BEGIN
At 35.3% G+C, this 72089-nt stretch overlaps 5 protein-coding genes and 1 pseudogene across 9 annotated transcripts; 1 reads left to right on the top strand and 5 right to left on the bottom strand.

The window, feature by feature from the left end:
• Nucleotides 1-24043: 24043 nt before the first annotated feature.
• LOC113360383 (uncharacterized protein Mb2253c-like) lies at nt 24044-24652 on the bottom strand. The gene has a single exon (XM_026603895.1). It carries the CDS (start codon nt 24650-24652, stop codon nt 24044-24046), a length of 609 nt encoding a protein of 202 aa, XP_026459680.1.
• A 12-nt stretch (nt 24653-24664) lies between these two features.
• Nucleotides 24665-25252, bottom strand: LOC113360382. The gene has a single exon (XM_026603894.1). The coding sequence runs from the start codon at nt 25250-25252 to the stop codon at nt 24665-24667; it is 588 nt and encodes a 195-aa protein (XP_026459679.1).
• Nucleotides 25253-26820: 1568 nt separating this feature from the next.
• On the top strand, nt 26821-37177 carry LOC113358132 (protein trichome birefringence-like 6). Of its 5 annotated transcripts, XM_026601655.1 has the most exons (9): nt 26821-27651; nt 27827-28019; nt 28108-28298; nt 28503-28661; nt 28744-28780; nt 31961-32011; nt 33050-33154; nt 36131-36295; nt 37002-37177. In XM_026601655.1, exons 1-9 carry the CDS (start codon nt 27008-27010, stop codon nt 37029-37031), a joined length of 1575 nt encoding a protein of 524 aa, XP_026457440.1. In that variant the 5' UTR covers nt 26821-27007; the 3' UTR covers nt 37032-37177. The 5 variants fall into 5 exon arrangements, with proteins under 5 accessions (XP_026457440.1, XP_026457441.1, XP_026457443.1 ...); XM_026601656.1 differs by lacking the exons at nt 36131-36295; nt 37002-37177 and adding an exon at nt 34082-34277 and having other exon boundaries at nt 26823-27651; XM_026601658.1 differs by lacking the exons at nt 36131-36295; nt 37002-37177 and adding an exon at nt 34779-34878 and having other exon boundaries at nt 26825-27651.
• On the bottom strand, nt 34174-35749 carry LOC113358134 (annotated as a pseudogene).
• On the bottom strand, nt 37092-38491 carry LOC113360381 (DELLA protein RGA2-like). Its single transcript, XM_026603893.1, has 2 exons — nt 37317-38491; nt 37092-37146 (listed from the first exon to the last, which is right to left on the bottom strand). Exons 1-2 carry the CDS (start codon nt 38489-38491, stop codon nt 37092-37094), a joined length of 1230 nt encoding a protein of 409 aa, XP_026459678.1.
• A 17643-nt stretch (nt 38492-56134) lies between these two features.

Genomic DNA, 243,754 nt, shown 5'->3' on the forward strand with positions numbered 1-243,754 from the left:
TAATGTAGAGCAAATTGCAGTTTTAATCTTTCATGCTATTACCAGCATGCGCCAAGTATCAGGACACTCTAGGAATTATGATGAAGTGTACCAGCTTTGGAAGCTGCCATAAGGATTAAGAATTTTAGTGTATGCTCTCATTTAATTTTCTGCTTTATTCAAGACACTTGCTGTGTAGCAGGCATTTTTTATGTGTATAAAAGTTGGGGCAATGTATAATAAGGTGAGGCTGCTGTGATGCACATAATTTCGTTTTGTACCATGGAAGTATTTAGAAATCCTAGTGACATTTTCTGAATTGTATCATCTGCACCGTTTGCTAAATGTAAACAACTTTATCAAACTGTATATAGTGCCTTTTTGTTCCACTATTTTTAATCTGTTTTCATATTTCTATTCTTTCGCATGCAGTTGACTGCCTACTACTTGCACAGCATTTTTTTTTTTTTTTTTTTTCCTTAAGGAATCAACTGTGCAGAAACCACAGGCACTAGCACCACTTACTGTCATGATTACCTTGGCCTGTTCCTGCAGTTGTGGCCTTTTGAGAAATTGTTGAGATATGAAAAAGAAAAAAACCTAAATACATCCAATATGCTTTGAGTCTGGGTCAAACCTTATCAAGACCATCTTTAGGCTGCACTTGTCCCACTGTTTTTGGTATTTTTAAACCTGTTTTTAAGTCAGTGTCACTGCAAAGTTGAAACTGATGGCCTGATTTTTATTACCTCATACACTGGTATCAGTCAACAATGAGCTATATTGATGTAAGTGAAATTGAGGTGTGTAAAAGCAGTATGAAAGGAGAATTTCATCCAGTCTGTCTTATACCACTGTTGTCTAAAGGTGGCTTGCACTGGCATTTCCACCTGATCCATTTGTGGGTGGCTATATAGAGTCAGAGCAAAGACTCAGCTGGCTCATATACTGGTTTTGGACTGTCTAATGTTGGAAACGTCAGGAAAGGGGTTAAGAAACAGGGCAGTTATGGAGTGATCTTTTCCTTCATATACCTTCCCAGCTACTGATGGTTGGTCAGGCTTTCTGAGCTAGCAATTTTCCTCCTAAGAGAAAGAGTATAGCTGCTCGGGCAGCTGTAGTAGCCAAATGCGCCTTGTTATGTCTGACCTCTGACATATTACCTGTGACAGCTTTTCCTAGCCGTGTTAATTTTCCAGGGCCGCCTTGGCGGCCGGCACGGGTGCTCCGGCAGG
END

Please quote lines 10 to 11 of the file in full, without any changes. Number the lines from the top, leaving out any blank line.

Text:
• On the bottom strand, nt 37092-38491 carry LOC113360381 (DELLA protein RGA2-like). Its single transcript, XM_026603893.1, has 2 exons — nt 37317-38491; nt 37092-37146 (listed from the first exon to the last, which is right to left on the bottom strand). Exons 1-2 carry the CDS (start codon nt 38489-38491, stop codon nt 37092-37094), a joined length of 1230 nt encoding a protein of 409 aa, XP_026459678.1.
• A 17643-nt stretch (nt 38492-56134) lies between these two features.